Last but certainly not least, welcome to the obsession.

818
The Pub / Re: Why hide behind a Alias?
« on: January 09, 2012, 06:42:37 PM »
I figured since I saw this show up, I would throw in my 2 cents. I use an "alias" on this forum (I put alias in quotes because I would guess most people can figure out my real name) and other forums because of my job (I work in US Army Intelligence). I don't really want everyone on the internet to figure out who I am, because some of them may be interested in finding me for reasons I am not interested. I guard this identity as much as I do my real identity, so I don't feel that I am hiding behind my alias.

819
General Homebrew Discussion / Re: New to brewing, a few questions
« on: January 09, 2012, 05:56:56 PM »
one fermentation bucket, a plastic carboy, and a bottling bucket (with a spigot).

sounds to me like you can start at least two beers 8)

+1

and I would recommend it as well, homebrew goes fast!

820
I would recommend starting the next batch sooner. It is amazing how fast good Homebrew goes.

821
Beer Recipes / Re: Sweet stout recipe recommendations
« on: January 08, 2012, 10:26:44 AM »
I do not have a whole lot of experience with milk stouts, I have had a few more commercial examples, but I thought I would point out that in last year's Jan/Feb issue, there is a chai-spiced milk stout recipe from Yak and Yeti in Arvada, CO. That will be my next beer, because the wife has demanded it. It calls for 1lb of Lactose and WY1728 Scottish Ale.

822
General Homebrew Discussion / Re: A few newbie questions
« on: January 06, 2012, 11:47:59 AM »
In that case, some rehydration instructions suggest giving the yeast a bit of a sugar solution after they've rehydrated for a few minutes, others just say to use boiled/cooled water.  I'm not quite clear on what the circumstances are surrounding this -- are the instructions to give the yeast some food just there for when it's taking the wort forever to cool?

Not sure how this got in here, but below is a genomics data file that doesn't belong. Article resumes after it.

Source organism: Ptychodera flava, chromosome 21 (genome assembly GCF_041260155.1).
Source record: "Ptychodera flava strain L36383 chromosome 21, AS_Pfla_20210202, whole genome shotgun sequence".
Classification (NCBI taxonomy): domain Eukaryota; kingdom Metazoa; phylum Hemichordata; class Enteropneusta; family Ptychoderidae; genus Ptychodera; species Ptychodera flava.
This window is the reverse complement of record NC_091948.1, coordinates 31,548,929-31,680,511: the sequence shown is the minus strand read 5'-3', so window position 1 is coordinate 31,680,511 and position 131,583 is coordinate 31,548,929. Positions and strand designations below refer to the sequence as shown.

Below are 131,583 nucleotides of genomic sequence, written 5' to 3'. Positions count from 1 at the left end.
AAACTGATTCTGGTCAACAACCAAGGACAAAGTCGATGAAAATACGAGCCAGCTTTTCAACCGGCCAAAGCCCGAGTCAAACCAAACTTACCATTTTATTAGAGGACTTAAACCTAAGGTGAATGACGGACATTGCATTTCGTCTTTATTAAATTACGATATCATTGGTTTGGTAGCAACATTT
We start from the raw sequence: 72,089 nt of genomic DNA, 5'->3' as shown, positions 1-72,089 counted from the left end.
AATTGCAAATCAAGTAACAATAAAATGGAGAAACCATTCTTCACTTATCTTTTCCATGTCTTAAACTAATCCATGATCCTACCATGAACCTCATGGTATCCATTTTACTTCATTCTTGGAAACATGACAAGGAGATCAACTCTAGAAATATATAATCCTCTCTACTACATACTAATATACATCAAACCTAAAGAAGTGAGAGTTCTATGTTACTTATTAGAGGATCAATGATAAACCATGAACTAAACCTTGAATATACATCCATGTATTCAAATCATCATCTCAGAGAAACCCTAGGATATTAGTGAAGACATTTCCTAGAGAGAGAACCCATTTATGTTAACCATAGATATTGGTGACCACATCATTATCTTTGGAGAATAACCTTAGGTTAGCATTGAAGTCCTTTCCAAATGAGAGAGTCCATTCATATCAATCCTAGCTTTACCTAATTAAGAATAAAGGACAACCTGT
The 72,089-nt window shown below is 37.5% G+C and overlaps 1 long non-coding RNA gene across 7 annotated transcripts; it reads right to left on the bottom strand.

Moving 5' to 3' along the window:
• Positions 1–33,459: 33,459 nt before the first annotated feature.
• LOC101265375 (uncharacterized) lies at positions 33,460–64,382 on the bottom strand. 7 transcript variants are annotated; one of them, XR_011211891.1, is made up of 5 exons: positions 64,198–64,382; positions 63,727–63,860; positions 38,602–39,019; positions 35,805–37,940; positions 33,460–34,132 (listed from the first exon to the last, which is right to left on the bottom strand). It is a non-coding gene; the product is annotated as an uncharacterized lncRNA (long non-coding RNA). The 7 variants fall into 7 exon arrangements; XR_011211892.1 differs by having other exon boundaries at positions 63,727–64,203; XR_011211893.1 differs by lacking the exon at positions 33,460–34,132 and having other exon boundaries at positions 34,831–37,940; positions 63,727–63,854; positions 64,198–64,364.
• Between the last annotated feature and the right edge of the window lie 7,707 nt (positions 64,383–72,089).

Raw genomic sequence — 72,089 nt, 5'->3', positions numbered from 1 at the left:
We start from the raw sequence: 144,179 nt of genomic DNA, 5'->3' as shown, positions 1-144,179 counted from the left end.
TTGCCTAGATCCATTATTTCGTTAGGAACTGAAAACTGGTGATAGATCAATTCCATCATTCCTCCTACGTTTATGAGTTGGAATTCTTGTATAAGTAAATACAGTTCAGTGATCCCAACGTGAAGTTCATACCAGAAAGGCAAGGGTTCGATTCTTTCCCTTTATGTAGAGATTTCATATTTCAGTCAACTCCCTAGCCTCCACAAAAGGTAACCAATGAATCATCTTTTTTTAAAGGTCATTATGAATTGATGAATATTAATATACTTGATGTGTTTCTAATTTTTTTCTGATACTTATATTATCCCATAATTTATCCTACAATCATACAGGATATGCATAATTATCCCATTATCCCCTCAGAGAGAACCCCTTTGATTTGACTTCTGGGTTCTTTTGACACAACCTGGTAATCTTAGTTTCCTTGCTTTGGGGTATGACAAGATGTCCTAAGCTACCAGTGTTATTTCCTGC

I have never had an issue just rehydrating, and adding to the wort. I usually wait until the wort is cool and in the fermenter before rehydrating though.

Yet another question (I told you, I'm full of them!)
Do I need gloves for handling the diluted Star-San?

No

By day I'm a microbiology grad student, so I'm probably used to handling more caustic stuff and needing a higher level of sanitation that is required here.  I'm obsessing about whether I need to disinfect the floor of the bathroom where I'm doing the fermentations...

Nope, the airlock will keep you safe there.


823
General Homebrew Discussion / Re: First time brewer needs help!
« on: January 05, 2012, 11:43:21 AM »
Brew your second batch before your first one is ready to drink. Trust me...   

+10 for sure

The first batch will run out sooner than you ever expect for 5 gallons. I would even recommend brewing your third batch before your first one is ready to drink...

824
General Homebrew Discussion / Re: First time brewer needs help!
« on: January 04, 2012, 02:02:29 PM »
Don't rush!  You'll be chomping at the bit to taste your first brew, but the longer you wait the better.  I usually keep my beers in the primary for at least 10 days, if not longer.  If at tasting time, you're not happy, let the beer condition in the bottle another week.  You'd be surprised how much the flavor can mature with time.

+1

my recommendation is to buy quite a bit of craft beer (enough to last 3-4 weeks) about the time you brew. If you always have beer in the fridge, you will be able to wait as the beer matures. If you run out of beer, it will be too tempting to grab a homebrew that isn't done conditioning.

also, if your LHBS makes their own kits, you might find those to be really nice for your fist couple batches. If they are making their own kits, you won't have the issues you can get with kit beers (Old yeast, old extract, Kit and Kilo, etc)

Overall, welcome to the obsession, once you try your first homebrew, there is no going back!

825
All Grain Brewing / Re: Double Choc Stout help
« on: January 03, 2012, 11:06:16 AM »
If I were doing it, I'd probably have the black and roast barley add up to a half pound rather than a half pound of each.  But that's just me :)

me too, those can be quite overpowering